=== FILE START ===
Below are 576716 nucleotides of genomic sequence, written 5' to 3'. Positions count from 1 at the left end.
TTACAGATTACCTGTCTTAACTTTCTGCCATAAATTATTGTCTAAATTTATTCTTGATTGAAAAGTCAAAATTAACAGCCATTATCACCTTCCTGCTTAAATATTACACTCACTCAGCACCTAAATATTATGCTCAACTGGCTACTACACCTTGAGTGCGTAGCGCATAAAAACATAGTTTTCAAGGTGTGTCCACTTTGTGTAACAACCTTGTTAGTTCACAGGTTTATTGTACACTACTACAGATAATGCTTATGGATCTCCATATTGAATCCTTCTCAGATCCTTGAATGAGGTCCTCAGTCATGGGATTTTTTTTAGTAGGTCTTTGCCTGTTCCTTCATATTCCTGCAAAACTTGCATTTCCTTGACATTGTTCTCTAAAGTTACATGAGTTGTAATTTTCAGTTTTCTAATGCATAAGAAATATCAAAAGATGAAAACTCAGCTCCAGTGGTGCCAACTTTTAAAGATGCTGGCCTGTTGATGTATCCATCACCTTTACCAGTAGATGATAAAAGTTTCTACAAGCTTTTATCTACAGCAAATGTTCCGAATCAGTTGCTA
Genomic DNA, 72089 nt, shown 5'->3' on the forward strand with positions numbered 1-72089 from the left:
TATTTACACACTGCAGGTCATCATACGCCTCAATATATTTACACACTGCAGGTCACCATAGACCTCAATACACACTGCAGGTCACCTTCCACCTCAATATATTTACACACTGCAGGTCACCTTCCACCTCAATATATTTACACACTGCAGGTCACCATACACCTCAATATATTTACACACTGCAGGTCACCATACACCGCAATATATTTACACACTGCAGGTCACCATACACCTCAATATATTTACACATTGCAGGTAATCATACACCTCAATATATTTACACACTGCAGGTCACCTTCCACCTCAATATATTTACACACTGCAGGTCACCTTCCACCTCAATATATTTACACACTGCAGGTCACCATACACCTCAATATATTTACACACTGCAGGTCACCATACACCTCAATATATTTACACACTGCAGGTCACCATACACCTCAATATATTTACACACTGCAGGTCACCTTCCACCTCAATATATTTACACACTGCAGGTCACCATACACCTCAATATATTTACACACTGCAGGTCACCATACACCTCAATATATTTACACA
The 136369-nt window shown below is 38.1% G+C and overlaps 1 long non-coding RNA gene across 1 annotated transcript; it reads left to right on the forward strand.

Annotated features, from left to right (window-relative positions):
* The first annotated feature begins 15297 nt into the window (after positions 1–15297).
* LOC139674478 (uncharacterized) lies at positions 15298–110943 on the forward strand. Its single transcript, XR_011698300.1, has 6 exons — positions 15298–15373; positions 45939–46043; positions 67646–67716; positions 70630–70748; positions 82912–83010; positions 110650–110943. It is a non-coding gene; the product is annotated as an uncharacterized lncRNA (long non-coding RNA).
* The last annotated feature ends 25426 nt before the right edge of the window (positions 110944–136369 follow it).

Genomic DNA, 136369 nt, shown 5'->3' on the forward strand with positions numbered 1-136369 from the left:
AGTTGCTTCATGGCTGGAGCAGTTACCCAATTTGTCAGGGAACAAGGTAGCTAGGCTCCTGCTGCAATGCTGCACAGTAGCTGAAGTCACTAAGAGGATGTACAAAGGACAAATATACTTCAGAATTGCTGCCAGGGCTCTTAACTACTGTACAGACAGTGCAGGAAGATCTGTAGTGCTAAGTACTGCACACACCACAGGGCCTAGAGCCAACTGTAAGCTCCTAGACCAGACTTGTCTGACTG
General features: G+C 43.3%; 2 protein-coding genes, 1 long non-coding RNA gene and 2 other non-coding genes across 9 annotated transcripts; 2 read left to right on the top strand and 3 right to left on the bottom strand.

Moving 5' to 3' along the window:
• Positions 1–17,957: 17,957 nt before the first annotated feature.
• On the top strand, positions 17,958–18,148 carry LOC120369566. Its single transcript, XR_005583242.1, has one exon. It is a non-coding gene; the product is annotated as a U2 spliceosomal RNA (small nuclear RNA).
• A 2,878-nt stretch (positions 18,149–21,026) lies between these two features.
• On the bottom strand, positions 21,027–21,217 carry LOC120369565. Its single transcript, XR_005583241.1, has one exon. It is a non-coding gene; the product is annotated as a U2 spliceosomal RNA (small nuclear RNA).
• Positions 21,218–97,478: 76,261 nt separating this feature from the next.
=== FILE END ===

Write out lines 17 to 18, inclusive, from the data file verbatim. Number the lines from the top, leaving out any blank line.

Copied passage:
• On the bottom strand, positions 21,027–21,217 carry LOC120369565. Its single transcript, XR_005583241.1, has one exon. It is a non-coding gene; the product is annotated as a U2 spliceosomal RNA (small nuclear RNA).
• Positions 21,218–97,478: 76,261 nt separating this feature from the next.